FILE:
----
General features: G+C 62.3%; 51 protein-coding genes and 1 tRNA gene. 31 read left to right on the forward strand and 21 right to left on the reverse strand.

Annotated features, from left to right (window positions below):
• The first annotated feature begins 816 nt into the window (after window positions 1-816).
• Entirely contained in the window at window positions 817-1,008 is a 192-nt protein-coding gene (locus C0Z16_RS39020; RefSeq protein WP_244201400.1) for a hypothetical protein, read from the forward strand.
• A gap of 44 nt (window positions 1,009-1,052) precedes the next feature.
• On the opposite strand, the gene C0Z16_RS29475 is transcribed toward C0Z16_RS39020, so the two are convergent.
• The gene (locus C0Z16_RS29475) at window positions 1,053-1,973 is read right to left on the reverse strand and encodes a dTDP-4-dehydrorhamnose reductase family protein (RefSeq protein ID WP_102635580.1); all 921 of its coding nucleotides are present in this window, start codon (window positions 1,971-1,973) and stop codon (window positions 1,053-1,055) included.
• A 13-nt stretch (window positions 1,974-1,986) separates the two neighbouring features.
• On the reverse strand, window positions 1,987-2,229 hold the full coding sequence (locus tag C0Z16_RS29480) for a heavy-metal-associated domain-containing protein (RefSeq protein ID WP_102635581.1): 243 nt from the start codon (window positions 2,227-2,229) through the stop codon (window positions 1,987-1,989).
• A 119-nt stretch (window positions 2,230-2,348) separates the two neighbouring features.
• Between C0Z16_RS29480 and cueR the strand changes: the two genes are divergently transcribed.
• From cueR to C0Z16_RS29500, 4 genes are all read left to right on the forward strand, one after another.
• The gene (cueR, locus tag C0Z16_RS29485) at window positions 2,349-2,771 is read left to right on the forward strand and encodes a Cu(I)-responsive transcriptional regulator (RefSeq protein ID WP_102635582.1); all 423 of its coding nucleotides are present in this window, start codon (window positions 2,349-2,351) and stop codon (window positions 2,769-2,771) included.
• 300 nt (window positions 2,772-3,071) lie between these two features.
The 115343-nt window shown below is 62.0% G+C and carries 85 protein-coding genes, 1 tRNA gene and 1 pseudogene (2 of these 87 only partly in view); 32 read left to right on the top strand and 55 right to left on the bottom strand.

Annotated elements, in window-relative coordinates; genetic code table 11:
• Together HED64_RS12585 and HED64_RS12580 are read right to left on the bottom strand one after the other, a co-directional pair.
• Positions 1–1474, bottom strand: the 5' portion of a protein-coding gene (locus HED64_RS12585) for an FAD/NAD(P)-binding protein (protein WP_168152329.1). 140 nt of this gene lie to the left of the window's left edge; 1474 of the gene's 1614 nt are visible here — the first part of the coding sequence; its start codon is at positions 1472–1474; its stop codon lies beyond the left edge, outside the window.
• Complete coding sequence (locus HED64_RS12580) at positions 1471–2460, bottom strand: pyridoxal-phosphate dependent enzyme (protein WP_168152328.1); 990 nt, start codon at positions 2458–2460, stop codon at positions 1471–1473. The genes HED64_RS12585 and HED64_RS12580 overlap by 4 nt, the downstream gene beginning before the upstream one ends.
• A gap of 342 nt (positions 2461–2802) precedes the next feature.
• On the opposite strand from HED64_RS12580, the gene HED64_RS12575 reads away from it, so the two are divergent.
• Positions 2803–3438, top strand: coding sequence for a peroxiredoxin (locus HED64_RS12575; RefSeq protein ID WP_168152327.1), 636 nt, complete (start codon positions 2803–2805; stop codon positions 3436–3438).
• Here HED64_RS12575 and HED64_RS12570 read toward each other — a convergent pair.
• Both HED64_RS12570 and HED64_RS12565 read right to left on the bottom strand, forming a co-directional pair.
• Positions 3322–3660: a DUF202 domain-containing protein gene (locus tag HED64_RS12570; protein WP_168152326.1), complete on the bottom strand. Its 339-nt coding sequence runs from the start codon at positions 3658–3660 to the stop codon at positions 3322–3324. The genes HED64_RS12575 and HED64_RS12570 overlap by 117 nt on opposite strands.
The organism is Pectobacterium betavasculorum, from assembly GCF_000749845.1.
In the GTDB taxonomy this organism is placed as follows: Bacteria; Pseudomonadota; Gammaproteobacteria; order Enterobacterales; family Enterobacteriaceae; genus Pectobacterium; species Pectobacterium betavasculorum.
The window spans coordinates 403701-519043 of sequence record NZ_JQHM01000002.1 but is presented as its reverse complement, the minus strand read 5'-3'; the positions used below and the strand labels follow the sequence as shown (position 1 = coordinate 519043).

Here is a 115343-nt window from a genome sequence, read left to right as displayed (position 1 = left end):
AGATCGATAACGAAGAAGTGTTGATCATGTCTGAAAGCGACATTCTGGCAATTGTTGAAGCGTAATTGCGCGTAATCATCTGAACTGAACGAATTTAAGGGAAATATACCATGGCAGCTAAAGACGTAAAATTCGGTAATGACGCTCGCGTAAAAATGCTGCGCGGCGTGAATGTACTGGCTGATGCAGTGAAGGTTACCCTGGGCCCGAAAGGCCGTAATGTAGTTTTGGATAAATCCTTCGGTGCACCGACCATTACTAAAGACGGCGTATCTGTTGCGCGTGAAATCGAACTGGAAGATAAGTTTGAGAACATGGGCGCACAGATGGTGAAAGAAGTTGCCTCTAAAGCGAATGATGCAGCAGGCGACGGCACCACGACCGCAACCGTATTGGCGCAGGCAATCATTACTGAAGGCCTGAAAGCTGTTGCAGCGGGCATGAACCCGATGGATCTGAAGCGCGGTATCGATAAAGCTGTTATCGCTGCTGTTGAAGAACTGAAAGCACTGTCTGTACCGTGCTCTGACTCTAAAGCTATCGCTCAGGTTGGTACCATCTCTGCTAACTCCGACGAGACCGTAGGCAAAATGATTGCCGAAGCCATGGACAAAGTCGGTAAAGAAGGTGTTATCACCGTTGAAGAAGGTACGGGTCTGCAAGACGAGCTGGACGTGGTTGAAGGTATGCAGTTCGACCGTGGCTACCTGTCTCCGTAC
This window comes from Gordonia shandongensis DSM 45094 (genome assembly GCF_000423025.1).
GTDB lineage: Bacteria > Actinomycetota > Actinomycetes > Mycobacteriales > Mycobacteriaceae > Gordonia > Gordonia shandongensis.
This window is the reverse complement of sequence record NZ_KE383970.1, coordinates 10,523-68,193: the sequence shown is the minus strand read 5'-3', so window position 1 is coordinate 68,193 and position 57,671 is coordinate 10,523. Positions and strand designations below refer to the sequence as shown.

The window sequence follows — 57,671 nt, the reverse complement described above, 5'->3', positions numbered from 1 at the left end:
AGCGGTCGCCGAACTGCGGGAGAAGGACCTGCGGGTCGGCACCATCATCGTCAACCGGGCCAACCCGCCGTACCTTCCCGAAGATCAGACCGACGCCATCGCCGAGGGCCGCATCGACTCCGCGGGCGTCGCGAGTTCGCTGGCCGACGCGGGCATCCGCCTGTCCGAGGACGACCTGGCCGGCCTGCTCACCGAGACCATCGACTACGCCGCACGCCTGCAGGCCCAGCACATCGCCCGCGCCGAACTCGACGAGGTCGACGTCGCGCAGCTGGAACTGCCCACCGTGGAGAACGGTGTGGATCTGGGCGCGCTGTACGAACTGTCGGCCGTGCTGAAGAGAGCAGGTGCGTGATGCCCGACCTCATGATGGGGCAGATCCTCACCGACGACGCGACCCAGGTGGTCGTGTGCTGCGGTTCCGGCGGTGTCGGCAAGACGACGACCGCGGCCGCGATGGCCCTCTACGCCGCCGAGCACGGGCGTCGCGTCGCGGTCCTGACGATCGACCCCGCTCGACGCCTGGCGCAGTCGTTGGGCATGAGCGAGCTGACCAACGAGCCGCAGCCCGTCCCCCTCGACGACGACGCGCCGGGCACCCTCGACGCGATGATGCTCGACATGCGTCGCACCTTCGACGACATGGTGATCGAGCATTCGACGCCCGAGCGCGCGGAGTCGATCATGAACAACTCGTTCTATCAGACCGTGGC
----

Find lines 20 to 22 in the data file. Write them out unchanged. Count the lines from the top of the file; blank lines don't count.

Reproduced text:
• A gap of 342 nt (positions 2461–2802) precedes the next feature.
• On the opposite strand from HED64_RS12580, the gene HED64_RS12575 reads away from it, so the two are divergent.
• Positions 2803–3438, top strand: coding sequence for a peroxiredoxin (locus HED64_RS12575; RefSeq protein ID WP_168152327.1), 636 nt, complete (start codon positions 2803–2805; stop codon positions 3436–3438).